So you just spent hours purchasing, tenderizing, marinating, seasoning, and cooking your steak to make it the most exquisite fancy pants steak you could possibly make. Are you really going to eat it with a random dull kitchen knife you fished out of your utensil drawer? No. You aren't, because you're smarter than that (and we know this because you shop at Barbecues Galore). And since we know you're smart, this next part explaining why you should use a proper full-tanged steak knife for steak isn't really for you... it's for the amateurs out there.
The first mistake people make is thinking that steak knives are just kitchen knives. They are not and don't ever say that blasphemy around here. A regular kitchen knife is meant for cutting relatively soft food on a wooden surface. If they're used on a bone or a plate they get dull, fast. And when they get dull, they slip - it's a safety hazard. Enter the Brander Steak Knife: a strong steak knife with tough serrated edges to cut through your meat with ease. Additionally, it won't get dull when you hit the bone (or plate) because you're so eager to eat that juicy steak in front of you.
A good steak knife will also be made of stainless steel and NOT carbon. This part is important because the salt content of meat (and the additional salt in those delicious sauces, dry-rubs, and seasonings) will cause the carbon knives eventually rust, unless you get up in the middle of dinner and clean, sharpen, and oil treat it immediately after you finish your steak. The carbon steel knives will also stain very quickly. Needless to say, stainless steel is the way to go... and don't even get us started on ceramic knives.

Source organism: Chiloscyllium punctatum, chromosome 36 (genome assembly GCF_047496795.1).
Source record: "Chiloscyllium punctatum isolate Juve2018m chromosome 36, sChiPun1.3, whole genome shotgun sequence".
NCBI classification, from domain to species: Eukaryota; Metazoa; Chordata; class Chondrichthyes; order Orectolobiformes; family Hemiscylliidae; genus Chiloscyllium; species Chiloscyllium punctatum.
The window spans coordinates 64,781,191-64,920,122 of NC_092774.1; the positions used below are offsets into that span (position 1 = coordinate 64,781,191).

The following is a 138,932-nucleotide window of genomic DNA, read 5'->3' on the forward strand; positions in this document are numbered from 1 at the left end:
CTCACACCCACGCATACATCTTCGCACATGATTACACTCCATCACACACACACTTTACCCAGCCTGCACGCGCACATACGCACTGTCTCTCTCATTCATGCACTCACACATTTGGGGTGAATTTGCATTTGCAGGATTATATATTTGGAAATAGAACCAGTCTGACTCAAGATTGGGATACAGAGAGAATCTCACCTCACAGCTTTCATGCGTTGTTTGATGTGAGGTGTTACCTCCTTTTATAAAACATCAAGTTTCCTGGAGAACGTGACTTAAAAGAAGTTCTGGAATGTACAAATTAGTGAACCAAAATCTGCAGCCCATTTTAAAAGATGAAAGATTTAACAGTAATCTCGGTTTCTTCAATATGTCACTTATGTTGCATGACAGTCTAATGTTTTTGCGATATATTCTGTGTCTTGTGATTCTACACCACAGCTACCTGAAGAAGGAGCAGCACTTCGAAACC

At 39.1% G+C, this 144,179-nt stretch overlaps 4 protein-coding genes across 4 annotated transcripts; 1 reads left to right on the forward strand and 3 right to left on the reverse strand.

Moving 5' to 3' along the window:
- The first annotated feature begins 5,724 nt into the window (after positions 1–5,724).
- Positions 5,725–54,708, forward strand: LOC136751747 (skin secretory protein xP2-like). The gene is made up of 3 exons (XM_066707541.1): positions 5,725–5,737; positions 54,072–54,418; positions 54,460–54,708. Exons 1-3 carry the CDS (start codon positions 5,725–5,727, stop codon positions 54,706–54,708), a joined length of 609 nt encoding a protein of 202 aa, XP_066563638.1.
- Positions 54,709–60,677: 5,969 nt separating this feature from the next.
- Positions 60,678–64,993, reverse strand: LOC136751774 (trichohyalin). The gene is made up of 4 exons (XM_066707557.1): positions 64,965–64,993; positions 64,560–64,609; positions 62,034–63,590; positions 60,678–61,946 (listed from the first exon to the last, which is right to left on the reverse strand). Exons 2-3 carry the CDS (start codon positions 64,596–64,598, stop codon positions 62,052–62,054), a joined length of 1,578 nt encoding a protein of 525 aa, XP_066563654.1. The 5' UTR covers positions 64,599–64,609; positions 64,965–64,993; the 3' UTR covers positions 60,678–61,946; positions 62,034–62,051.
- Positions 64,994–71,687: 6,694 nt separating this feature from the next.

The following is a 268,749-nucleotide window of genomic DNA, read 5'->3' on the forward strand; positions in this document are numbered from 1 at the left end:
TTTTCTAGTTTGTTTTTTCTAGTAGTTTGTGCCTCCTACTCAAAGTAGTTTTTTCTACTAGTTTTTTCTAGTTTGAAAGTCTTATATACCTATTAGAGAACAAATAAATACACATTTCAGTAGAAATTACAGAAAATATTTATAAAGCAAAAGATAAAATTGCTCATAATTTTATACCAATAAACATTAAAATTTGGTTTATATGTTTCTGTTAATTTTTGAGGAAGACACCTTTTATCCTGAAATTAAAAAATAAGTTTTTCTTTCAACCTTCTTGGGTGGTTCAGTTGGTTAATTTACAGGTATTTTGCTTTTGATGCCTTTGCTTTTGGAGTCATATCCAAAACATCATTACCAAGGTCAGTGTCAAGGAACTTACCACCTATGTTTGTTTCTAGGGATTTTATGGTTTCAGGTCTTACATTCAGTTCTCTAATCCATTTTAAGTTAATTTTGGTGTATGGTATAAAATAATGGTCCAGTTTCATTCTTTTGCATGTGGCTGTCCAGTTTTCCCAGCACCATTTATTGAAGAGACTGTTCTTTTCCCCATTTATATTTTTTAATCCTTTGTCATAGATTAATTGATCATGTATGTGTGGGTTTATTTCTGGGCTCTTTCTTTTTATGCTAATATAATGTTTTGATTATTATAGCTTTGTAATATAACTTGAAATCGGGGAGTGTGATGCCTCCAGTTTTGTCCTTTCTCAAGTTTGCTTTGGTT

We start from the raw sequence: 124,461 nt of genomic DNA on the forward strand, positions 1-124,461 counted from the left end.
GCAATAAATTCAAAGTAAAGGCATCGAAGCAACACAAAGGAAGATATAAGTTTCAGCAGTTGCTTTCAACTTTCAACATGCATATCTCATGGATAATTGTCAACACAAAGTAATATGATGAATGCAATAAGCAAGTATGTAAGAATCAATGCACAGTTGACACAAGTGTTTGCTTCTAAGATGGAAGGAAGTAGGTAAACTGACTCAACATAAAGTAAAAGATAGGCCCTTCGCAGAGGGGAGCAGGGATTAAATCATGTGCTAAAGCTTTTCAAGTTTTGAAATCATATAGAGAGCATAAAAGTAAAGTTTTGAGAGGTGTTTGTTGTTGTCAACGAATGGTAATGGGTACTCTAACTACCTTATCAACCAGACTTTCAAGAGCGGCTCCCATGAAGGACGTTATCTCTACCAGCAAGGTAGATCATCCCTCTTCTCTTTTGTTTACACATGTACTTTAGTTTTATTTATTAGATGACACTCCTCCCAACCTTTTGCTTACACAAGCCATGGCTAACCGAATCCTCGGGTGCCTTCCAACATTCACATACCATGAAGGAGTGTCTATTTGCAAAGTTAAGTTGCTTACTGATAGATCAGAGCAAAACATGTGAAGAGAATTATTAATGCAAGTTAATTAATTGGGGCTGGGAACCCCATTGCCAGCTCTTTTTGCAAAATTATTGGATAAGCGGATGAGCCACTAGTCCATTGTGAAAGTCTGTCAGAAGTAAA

Another important detail that separates the crappy knives from the high quality knives is the handle... more specifically, the inside of the handle. The blades of low quality knives will end at the top of the handle, which is why some of the blades on your knives may have gotten wobbly over the years (another safety hazard!). In contrast, the Brander Steak Knives have rosewood handles that encase the bottom of the blade, making this knife a full tang. With this method of knife crafting, you'll never have a wobbly blade slip across the plate and into your Uncle Johnny while you're trying to enjoy you're family steak night.
If you have any other questions about what makes a hunk of metal and a handle a high quality knife, stop by or call any of our 5 locations across Canada. One of our sharp (pun intended) experts can certainly help you... especially Ken at the Calgary North location, he's the sharpest knife in the drawer when it comes to this kind of stuff (see what we did there?).